Cellular Orchestration Platforms (COPs), such as TrakCel, are designed to improve supply chain performance for cell and gene therapies (CGTs).
This is achieved by:
· Providing full traceability of therapies from donor to recipient – this is especially important for autologous cell therapies, where following modification and expansion at a manufacturing site, starting material derived from a patient must be infused back into the same patient. As the number of therapies being received, processed and shipped by clinical sites, manufacturers and logistics providers grows this will become increasingly challenging.
· Driving compliance with regulations, the trial protocol and Sponsor SOPs at clinical sites, through the implementation of prescriptive 21 CFR Part 11 compliant workflows. Again, as the number of parties involved in cell therapies grows in late stage clinical development and commercialisation, the need for consistency and control increases.
· Capturing Data from multiple parties in the supply chain, giving Sponsors a single-system view of needle-to-needle supply chain performance allowing for analytics and performance optimisation.
· Scheduling of activities in the supply chain to ensure upstream tasks occur only when there is downstream capacity available for subsequent process steps. For example, providing apheresis centres with visibility of manufacturing capacity so starting material is collected only on days when capacity is available for cell modification and expansion.
· Simplifying QA release processes and supporting product quality by providing Quality Staff with all the information on a product’s chain of custody required to certify it is safe for infusion into a patient.
Through the above functionality, COPs can significantly reduce Costs of Goods during clinical development as illustrated below. Savings in this table are based on the following estimated costs for a clinical trial[i] (based on standard pharmaceuticals/biologics – for CGTs, we would expect the cost to be at the high end of this scale, if not higher):
· Phase I $1.4M – $6.6M
· Phase II $7.0M – $19.6M
· Phase III $11.5M – $52.9M
Major cost drivers include clinical procedure costs (15-22%), study administration costs (11-29%) and clinical site monitoring (9-14%). For illustrative purposes, and based on the complexities of CGTs, we will use the higher figure in these ranges for CGTs.
Further supply chain challenges, and associated costs, need to be captured in each therapy’s Cost of Goods (COGs). While a COP may not directly impact on these processes per se, data captured by the system allows Sponsors/Developers to take a holistic view of their supply chain and identify opportunities for optimisation.
· Logistics – COPs can provide logistics providers visibility to future needs, allowing for better forecasting and utilisation of courier services and improved management of specialised shipping system inventories, which in turn can reduce costs. Also, data captured can be used to analyse courier performance, route selection and potential points of failure.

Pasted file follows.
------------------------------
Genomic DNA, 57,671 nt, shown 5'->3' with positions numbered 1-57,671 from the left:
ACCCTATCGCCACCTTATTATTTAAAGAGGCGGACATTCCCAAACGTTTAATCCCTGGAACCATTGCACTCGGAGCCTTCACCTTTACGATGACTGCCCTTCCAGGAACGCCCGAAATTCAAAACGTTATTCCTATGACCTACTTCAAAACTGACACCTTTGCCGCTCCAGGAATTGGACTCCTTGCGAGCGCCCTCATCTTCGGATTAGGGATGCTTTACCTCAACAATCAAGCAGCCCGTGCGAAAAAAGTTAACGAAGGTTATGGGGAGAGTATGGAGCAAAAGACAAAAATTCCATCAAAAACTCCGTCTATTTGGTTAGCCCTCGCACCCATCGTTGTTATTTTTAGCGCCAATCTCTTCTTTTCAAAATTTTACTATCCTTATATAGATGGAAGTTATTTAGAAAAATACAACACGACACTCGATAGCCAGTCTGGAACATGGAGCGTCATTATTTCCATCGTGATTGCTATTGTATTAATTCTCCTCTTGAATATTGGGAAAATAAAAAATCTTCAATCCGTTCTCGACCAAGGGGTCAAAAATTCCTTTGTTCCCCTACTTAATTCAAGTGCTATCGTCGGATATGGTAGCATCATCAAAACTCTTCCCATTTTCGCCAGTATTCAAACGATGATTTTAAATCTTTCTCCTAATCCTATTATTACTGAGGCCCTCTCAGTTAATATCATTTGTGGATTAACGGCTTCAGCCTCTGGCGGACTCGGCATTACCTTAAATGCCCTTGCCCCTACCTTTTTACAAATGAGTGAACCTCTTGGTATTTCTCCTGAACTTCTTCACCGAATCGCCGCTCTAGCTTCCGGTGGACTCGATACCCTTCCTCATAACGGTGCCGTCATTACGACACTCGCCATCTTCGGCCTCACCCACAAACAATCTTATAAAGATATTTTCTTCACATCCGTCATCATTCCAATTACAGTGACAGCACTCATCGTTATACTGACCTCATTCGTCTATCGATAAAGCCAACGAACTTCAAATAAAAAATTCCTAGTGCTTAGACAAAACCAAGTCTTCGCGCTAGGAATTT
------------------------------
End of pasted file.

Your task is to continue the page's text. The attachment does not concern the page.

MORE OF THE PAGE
· Manufacturing/QC testing – In many cases, scheduling is performed manually across the supply chain. Automating this process can enhance utilisation of manufacturing assets, which has a significant impact on the cost of goods. Integration with manufacturing equipment allows for a more efficient review of manufacturing data at the time of release.
· QA/QP release – This is a major cost and process bottleneck for even traditional pharmaceutical manufacturers. Capturing data and documentation across the entire supply chain, from multiple sources (as is often the case for CGTs) can be challenging and adds significantly to release timelines – particularly for initial batches. By capturing key data, COPs can help alleviate this – one QP we spoke to quoted up to 40 man hours at a cost of $10,000 to release a first batch of product when compiling data from multiple stakeholders, which can fall by around 85% if all information is available in a single system.
TrakCel’s experience to data has been focused on supporting our clients’ products through clinical development. We are well aware of the challenges ahead when products are commercialised. One client we spoke to when compiling this paper cited that, in order to justify their current market capitalisation, larger autologous CGT developers will need to sell 5-10,000 treatments per year. This in turn equates to 40-60 batches of product released every day. How is this going to be possible using manual traceability and supply chain orchestration? What will the labour cost of achieving this, let alone the risk of product failures in terms of lost material and damaged reputations, amount to? COPs were developed to enable cell therapies to reach their potential – this will not happen without traceability, consistency across all stakeholders, automation and holistic data-driven decision making across the supply chain provided by these systems.